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Textiles at Dismaland

Banksy’s current offering Dismaland Bemusement Park questions our view of art and its culture. His provocative style of curating leads us to question what contemporary art is, who the artist is and who is qualified to look at art.  This exhibition has further pushed the boundaries of where art can be seen and what an art exhibition is.   I admire Banksy because he doesn’t give you any of the answers.  There are no explanations and barely any information even in the catalogue.  It’s entirely up to the viewer to decide what you think, which I find incredibly liberating and perhaps one of the reasons for his success.  This is art for the people, if they want it.
See Stephen’s previous post here.
I found the exhibition playful and funny, dark and disturbing, enlightening and thought provoking. So what of the textiles? There were a surprisingly large number of artworks that comprised of textile materials including the central Banksy work, Cinderella. Here he had used a textile to create the soft life like creases in the upturned bodies of the horses.
For this blog post I have chosen six artworks that show as range of ways textiles have been used in this exhibition.
1. Don’t Hug Me I’m Scared (03.23) animation (2011) by Becky Sloan and Joe Pelling

Don’t Hug Me I’m Scared from This Is It on Vimeo.
The creators of this short film used fabric in bright colours to create a soft child friendly atmosphere. They use this to play on the conventions of children’s television, using it as a backdrop whilst taking their characters into disturbing and absurd situations. The textiles add to the saccharin sweet nature of the film juxtaposing with raw meat and dark humour.
2. Mushroom Cloud Play House (date unknown) by Dietrich Wegner

Dietrich Wegner mushroom cloud installation

Wegner has selected polyester wadding more usually used inside cushions and quilts as the main constituent for this large piece. It’s lightness and malleability has created what he describes as “the ephemeral beauty of a mushroom cloud”. The work plays on our knowledge of the mushroom cloud and the fun and cosy feeling suggested by the wadding, the textile to help us experience this contradiction.
3. Bull (2011) by Dorcas Casey

Dorcas Casey

Dorcas makes her sculptures from recycled knitted garments and blankets. Using stitch to transform them into life like and life size creatures. The work is both realistic and ambiguous. The pose she places the creatures in along with the domestic furniture she uses provokes an unsettling effect. The method of their construction is not hidden, with visible threads and stitching, suggesting honesty for the materials and techniques.
4. Path of Roses (2008) by Severija Incirauskaite-Kriauneviciene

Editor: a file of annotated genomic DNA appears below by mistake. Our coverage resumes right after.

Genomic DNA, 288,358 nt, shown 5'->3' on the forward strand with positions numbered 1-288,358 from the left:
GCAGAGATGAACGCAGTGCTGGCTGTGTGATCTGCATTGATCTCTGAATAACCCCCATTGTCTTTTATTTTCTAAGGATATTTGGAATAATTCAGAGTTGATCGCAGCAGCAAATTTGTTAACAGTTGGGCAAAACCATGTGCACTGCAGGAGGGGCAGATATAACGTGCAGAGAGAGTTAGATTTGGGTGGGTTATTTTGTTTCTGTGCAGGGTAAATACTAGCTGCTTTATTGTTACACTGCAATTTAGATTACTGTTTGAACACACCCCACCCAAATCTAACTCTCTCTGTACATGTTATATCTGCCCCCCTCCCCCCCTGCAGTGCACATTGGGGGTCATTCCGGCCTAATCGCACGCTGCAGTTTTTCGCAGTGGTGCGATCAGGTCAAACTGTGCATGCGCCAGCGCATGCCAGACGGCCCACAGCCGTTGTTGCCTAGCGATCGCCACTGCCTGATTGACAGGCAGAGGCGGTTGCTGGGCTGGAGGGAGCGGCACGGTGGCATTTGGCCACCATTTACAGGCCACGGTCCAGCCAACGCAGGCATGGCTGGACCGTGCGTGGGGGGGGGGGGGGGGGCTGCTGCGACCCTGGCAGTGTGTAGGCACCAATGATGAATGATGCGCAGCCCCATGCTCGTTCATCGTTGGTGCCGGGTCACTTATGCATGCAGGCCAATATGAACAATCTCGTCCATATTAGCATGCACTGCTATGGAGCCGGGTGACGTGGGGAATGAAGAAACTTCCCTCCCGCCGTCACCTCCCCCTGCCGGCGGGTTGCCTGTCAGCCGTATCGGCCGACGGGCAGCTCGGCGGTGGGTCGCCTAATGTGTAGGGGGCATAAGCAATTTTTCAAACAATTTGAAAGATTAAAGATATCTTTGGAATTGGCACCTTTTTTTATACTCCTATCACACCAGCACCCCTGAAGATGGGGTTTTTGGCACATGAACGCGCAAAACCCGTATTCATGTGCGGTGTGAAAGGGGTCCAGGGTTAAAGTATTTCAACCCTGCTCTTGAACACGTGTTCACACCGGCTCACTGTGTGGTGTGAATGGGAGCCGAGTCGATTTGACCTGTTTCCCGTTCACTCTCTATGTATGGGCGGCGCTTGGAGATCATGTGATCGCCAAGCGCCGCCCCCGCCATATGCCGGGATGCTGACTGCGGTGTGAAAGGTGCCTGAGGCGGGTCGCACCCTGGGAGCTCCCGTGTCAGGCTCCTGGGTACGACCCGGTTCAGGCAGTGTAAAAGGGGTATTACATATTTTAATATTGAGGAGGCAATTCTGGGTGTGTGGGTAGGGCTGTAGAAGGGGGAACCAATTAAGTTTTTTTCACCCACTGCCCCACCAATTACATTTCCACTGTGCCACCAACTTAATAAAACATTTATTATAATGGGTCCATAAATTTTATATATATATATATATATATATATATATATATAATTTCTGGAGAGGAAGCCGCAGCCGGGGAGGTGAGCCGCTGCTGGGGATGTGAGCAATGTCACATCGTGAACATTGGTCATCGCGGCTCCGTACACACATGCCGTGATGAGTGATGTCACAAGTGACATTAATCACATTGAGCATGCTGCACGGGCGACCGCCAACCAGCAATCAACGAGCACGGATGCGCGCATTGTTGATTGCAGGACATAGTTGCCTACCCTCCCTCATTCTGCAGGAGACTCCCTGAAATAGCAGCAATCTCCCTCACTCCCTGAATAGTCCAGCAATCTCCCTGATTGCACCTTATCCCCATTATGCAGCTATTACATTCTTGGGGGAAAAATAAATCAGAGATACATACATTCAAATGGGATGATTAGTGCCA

Severija Incirauskaite-Kriauneviciene

For these textile pieces Severija uses cotton cross-stitch to embroider roses onto used car parts. The worn-out surface of the car bonnet lends itself well to the soft neat stitches of the embroidery. The holes have been made using power tools otherwise the technique is the same when using fabric. This is wonderful example of traditional textiles being explored in a contemporary way.
5. The Banners of Ed Hall

Ed Hall

On display were a number of banners made by Ed Hall a professional banner maker for 40 years. These marching banners are a continuation of banners used to front political groups since the late 1800’s. Their bright eye catching designs have been constructed in a traditional hand sewn way, conveying messages of struggle and camaraderie. In his interview with Derek Kotz from the RMT, Ed Hall suggests that there is a growing interest in banners, he is busier than ever making banners for political groups and movements and has recently collaborated with Jeremy Deller on banners used a the 2013 Venice Biennale.
6. The woman attacked by seagulls (date unknown) by Banksy
This is my final example of textile materials and techniques at Dismaland. A wonderfully observed dressed mannequin being attacked by what I think looks like a swarm of seagulls. It comes after the resent news of a dog being attacked and killed by seagulls and a knee jerk reaction that seagulls need culling. I find the piece so quizzical, there is a narrative that Banksy leaves hanging, letting you make up your mind as to what it is all about.


To sum up then, textiles aren’t just for textile artists they are part of the materials and techniques many contemporary and cutting edge artists use to convey messages and meanings. And if you can get to Dismaland I highly recommend it.

Posted by author: Rebecca Fairley
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4 thoughts on “Textiles at Dismaland

  • What a great response, I didn’t make it to Dismaland unfortunately but I think you have focussed on some of the bits I would have enjoyed most. – thank you

    • For me Becky and Joes film is about how some people try to control what creativity is. This is particularly true for children who are innately creative and willing to take risks but creative/art education tells them they are getting it wrong when they don’t follow the ‘colour by numbers’ schemes in schools. This undermines children’s confidence leading them to believe they are not creative. And therefore not creative as adults. This is just my take. I’d love to hear what other people think the film is about.
      Green of course is a creative colour : )

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